The clock struck three.
Adri waited for more bells, but the clock stayed silent. “Only three?” She asked. “But it’s eleven in the morning!”
Grandma laughed. “That poor old clock. It’s over a hundred years old, so we just let it do whatever it wants to and we don’t complain. We’re just glad she’s still ticking.”
Adri stared at the fancy black hands in the clock’s age-speckled face. The long hand to the eleven, the short hand to the twelve. What good was a chime in the clock if it didn’t tell the right time?
“Come and help me, Adri,” Grandma unwrapped a yellowed piece of tissue paper from around a glass ornament. It was shaped like a lemon, sort of, a lemon with very pointy ends. “Do you see this? It’s very old too, almost as old as the clock. Your great-great-great- I don’t know how many great grandmother brought them over from Europe.”
Adri cupped the shiny thing in her hands. Hand-painted leaves and berries circled the mirrored surface. She held it close to see her reflection. Then she almost dropped it.
The little girl’s face in the reflection wasn’t hers.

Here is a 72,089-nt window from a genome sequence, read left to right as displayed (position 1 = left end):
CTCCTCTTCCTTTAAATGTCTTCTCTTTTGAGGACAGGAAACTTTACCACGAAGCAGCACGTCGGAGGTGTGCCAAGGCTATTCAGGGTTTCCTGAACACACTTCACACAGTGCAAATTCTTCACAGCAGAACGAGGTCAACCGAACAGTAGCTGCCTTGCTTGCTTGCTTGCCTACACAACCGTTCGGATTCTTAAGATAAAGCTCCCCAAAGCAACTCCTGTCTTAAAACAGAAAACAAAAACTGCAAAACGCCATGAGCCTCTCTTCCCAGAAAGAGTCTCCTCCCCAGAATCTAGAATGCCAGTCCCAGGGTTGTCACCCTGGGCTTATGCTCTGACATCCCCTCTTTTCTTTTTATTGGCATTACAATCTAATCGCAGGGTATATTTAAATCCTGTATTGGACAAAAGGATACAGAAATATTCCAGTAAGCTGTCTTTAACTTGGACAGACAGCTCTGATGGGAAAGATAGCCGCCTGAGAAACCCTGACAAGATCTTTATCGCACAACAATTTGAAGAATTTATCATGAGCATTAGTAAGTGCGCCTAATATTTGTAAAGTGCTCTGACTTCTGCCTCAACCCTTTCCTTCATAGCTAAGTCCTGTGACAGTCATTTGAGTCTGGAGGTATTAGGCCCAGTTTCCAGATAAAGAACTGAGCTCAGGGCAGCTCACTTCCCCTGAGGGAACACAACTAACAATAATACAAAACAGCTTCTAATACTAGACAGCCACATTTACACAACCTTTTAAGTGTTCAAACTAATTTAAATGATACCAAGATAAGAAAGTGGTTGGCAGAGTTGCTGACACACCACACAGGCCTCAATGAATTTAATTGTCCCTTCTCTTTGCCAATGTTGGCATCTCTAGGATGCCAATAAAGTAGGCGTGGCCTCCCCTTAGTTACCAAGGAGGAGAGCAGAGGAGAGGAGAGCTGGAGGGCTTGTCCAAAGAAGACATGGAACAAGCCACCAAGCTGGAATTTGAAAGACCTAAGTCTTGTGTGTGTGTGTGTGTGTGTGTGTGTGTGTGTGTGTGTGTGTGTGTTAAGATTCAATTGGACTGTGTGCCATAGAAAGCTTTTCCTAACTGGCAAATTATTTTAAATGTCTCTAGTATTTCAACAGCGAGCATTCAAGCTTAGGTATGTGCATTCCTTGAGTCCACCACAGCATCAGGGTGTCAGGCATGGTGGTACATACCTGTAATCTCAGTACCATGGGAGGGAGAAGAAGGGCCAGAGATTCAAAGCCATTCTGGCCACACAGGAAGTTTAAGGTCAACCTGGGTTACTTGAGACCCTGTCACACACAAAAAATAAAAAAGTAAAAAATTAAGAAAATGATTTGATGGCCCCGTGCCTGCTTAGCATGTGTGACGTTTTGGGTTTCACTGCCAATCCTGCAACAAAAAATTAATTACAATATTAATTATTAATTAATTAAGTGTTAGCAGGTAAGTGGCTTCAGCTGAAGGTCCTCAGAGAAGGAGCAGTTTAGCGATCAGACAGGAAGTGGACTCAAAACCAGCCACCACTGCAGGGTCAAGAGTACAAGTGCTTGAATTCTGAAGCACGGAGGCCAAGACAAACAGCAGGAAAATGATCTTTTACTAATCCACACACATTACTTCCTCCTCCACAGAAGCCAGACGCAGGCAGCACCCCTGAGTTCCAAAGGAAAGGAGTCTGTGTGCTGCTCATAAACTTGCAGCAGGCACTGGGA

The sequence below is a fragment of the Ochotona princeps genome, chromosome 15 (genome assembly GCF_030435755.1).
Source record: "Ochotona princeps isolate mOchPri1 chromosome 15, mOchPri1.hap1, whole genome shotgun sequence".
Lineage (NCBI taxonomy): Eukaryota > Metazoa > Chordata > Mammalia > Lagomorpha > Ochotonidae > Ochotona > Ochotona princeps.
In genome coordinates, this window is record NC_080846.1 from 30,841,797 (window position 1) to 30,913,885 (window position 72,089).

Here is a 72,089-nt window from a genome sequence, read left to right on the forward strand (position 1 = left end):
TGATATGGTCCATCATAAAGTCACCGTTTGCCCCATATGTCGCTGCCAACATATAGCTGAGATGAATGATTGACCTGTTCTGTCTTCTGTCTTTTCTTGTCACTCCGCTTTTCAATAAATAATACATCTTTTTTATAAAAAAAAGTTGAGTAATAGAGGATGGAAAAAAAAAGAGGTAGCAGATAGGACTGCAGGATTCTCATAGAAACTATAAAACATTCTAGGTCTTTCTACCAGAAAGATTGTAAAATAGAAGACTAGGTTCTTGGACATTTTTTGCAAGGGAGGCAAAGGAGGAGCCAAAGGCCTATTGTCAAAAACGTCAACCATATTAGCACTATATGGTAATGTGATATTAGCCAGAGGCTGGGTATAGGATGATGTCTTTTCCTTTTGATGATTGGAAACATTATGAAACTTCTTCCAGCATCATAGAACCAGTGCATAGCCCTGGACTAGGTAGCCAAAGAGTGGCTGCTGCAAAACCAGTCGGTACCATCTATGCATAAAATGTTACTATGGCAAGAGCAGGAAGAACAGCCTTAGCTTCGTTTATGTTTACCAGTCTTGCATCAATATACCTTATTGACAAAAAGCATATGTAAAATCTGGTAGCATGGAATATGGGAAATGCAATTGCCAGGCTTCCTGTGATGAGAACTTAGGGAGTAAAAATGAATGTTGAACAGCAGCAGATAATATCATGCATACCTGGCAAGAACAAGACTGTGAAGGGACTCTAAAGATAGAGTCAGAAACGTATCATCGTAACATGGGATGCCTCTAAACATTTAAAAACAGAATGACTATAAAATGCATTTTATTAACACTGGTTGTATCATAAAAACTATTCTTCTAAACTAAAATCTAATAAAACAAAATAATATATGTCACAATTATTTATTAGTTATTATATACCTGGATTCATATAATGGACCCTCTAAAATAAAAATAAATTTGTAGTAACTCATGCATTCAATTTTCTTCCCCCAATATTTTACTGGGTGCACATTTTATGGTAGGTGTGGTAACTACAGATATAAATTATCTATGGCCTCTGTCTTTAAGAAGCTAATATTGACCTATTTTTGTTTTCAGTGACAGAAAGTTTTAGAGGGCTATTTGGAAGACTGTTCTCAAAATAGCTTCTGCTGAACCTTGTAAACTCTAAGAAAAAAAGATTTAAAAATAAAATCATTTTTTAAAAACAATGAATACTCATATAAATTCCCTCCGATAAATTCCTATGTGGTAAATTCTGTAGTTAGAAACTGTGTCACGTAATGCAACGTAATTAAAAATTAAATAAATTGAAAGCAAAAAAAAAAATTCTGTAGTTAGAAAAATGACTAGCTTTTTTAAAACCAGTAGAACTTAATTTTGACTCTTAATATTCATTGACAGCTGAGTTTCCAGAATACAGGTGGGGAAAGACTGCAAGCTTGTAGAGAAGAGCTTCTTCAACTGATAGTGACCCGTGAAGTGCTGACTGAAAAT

“Grandma,” Adri whispered, staring at the other girl. She had her dark hair in long braids, and wore a dress. The room around her was different, too. There was no piano, and the couch was more like a wooden bench with a cushion on it, and over the little girl’s shoulder Adri could see a huge fireplace, and on the fireplace mantle, Grandma’s old clock.
The little girl didn’t seem to notice Adri at all. She only stared back at Adri for a moment, and then the reflection began to move as the little girl stretched out her arm. The curved surface quickly made the girl look tiny while her hand and the lacy end of her sleeve remained huge. Green pine needles appeared, large around the edges of the image, and then the little girl let go of the ornament and bent to get another one out of the box.
“Hurry and hang it up, dear,” Grandma said. “There’s lots more.”
“Grandma, the reflection,” Adri said. “There’s someone else in it!”
Grandma squinted at the ornament. “I’d need my glasses, sweetheart.”
The whole box of ornaments showed a different room than the one Adri and grandma worked in. There were several children who came and went, a woman with a pile of dark brown hair done up on top of her head and an apron over her blouse and long skirt, and a man in a suit. Adri wondered who they were.
An hour later, the clock chimed again, this time Adri counted the twelve bells, just as it should be. The Christmas Tree was finished, and Grandma was putting all the wrapping paper away in the boxes. Adri checked her magic ornaments again, and this time saw herself reflected, with the clock on a bookshelf behind her.